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    Is the Media Sabotaging the AIPAC Spy Trial?
    Political Correctness; Posted on: 2007-04-23 07:59:15 [ Printer friendly / Instant flyer ]
    Corporate media and the spies who "shouldn't be"

    by Grant F. Smith

    The Associated Press reported a major victory for defendants in the AIPAC espionage trial on April 17, 2007: "Prosecutors suffered a setback yesterday in their case against two former pro-Israel lobbyists accused of violating the 1917 Espionage Act when a federal judge rejected the government's proposal for conducting much of the trial in secret." The presiding judge, T. S. Ellis III underscored the gravity of the situation: "If the prosecution decline to submit any substitutions [for classified evidence] that you would ever make public, then maybe I have to decide whether to dismiss the indictment, if that's the case."

    As various elements of the Israel lobby trumpet the ruling as a victory for free speech, it is useful to review not only the involvement of mainstream corporate media in trafficking classified information in the AIPAC espionage case, but also their past record on secret evidence in other high-profile criminal cases.

    Mainstream media's formal legal foray into the AIPAC case was triggered by a government motion. On Feb. 16, 2007, federal prosecutors filed a Classified Intelligence Procedures Act (CIPA) motion with the contents sealed from public view. CIPA is an established process under which courts operate when classified information is expected to be used at trial. In response, defendants Rosen and Weissman filed a sealed motion to strike the CIPA requests and the government's motion to close the trial.

    On March 13, 2007, attorney Jay Ward Brown filed a motion to intervene and argue against the Department of Justice prosecutors' proposal to "limit public access to classified portions of the trial proceedings." Brown filed the motion on behalf of elite media clients, including the Newspaper Guild, Communications Workers of America, the Radio-Television News Directors Association, Reuters America LLC, the Society of Professional Journalists, Time Inc., the Washington Post, the Hearst Corp., the Reporters Committee for Freedom of the Press, ABC, the American Society of Newspaper Editors, the Associated Press, Dow Jones & Company, and the Newspaper Association of America. The collective pressure and implicit threat brought to bear on Judge Ellis was implicit in the motion: Any attempt to introduce classified evidence or protect sources and methods with closed proceedings would be widely reported on as Soviet-era secrecy in a kangaroo court.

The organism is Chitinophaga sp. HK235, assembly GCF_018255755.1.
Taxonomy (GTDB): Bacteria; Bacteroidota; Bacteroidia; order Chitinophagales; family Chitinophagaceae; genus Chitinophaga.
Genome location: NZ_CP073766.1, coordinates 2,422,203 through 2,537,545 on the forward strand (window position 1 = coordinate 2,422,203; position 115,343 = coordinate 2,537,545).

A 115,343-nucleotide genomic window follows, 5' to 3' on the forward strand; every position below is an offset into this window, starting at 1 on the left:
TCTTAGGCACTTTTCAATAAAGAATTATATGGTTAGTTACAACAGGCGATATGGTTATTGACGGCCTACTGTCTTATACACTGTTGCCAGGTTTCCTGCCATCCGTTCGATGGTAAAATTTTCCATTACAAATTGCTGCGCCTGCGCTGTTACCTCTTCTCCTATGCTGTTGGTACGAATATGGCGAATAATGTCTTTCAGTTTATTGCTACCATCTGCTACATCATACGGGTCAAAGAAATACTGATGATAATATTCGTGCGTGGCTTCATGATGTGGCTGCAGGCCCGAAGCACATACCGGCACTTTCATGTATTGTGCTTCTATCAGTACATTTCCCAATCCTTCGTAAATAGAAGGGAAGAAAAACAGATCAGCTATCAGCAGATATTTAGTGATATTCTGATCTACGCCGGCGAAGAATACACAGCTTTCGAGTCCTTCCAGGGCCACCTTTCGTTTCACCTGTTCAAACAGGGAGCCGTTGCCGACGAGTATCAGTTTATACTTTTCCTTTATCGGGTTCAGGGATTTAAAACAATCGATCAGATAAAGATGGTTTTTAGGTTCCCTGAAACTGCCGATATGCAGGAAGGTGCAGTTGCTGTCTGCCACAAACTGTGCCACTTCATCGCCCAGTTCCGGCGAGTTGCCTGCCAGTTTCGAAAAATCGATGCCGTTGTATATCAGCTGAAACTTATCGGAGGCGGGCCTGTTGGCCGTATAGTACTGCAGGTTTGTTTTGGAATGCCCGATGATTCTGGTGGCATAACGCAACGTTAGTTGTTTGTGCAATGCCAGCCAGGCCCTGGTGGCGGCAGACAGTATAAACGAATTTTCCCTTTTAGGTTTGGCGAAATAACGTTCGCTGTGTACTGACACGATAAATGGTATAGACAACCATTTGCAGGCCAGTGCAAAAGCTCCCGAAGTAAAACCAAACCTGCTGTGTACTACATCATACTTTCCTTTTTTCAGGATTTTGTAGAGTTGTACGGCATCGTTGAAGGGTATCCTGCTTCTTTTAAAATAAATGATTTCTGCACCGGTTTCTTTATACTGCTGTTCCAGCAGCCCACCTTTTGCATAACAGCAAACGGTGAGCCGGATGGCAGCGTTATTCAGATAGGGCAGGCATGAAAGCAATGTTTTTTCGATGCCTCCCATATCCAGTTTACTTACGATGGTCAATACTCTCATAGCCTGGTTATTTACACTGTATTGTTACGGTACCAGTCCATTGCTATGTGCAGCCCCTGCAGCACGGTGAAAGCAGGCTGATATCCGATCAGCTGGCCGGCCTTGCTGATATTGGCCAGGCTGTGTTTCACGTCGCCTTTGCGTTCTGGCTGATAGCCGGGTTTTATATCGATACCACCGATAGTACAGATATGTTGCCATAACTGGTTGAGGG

Titled an "Emergency Motion for Leave to Intervene," the filing sought to keep the trial completely open, ostensibly in the interest of press coverage. The motion also subtly expresses mainstream media preconceptions about the trial, stating in the filing the case is worth coverage because of the "unusual factual circumstances that gave rise to their [Rosen and Weissman] indictment" and that the case involves an "unprecedented application of the Espionage Act." The court docket reveals this is only the latest skirmish in a legal battle that has been raging for well over a year and a half, though the trial is scheduled to begin on June 4, 2007.

    Continue
    News Source: antiwar.com

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